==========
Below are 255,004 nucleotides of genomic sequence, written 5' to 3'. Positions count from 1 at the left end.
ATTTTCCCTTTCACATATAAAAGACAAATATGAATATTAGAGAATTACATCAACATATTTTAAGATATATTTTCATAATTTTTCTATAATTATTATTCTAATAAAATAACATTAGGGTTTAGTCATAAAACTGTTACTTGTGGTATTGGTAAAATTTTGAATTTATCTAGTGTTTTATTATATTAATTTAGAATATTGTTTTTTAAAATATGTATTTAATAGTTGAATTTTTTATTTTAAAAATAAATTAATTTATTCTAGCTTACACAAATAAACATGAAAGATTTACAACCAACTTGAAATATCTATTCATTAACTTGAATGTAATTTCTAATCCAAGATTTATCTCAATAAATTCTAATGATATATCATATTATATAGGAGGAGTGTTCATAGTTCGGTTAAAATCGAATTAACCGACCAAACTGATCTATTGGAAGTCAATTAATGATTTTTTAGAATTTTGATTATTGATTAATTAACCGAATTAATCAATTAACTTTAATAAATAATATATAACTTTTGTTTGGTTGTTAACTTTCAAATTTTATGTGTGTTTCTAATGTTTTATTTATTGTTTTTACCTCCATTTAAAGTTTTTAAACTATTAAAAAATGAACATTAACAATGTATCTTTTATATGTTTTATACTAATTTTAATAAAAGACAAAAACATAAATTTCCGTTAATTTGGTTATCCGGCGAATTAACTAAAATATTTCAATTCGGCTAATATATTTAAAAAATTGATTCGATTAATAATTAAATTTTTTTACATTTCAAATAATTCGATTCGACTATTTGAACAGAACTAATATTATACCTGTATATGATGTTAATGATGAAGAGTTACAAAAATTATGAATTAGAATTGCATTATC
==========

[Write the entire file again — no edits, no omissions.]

Below are 255,004 nucleotides of genomic sequence, written 5' to 3'. Positions count from 1 at the left end.
ATTTTCCCTTTCACATATAAAAGACAAATATGAATATTAGAGAATTACATCAACATATTTTAAGATATATTTTCATAATTTTTCTATAATTATTATTCTAATAAAATAACATTAGGGTTTAGTCATAAAACTGTTACTTGTGGTATTGGTAAAATTTTGAATTTATCTAGTGTTTTATTATATTAATTTAGAATATTGTTTTTTAAAATATGTATTTAATAGTTGAATTTTTTATTTTAAAAATAAATTAATTTATTCTAGCTTACACAAATAAACATGAAAGATTTACAACCAACTTGAAATATCTATTCATTAACTTGAATGTAATTTCTAATCCAAGATTTATCTCAATAAATTCTAATGATATATCATATTATATAGGAGGAGTGTTCATAGTTCGGTTAAAATCGAATTAACCGACCAAACTGATCTATTGGAAGTCAATTAATGATTTTTTAGAATTTTGATTATTGATTAATTAACCGAATTAATCAATTAACTTTAATAAATAATATATAACTTTTGTTTGGTTGTTAACTTTCAAATTTTATGTGTGTTTCTAATGTTTTATTTATTGTTTTTACCTCCATTTAAAGTTTTTAAACTATTAAAAAATGAACATTAACAATGTATCTTTTATATGTTTTATACTAATTTTAATAAAAGACAAAAACATAAATTTCCGTTAATTTGGTTATCCGGCGAATTAACTAAAATATTTCAATTCGGCTAATATATTTAAAAAATTGATTCGATTAATAATTAAATTTTTTTACATTTCAAATAATTCGATTCGACTATTTGAACAGAACTAATATTATACCTGTATATGATGTTAATGATGAAGAGTTACAAAAATTATGAATTAGAATTGCATTATC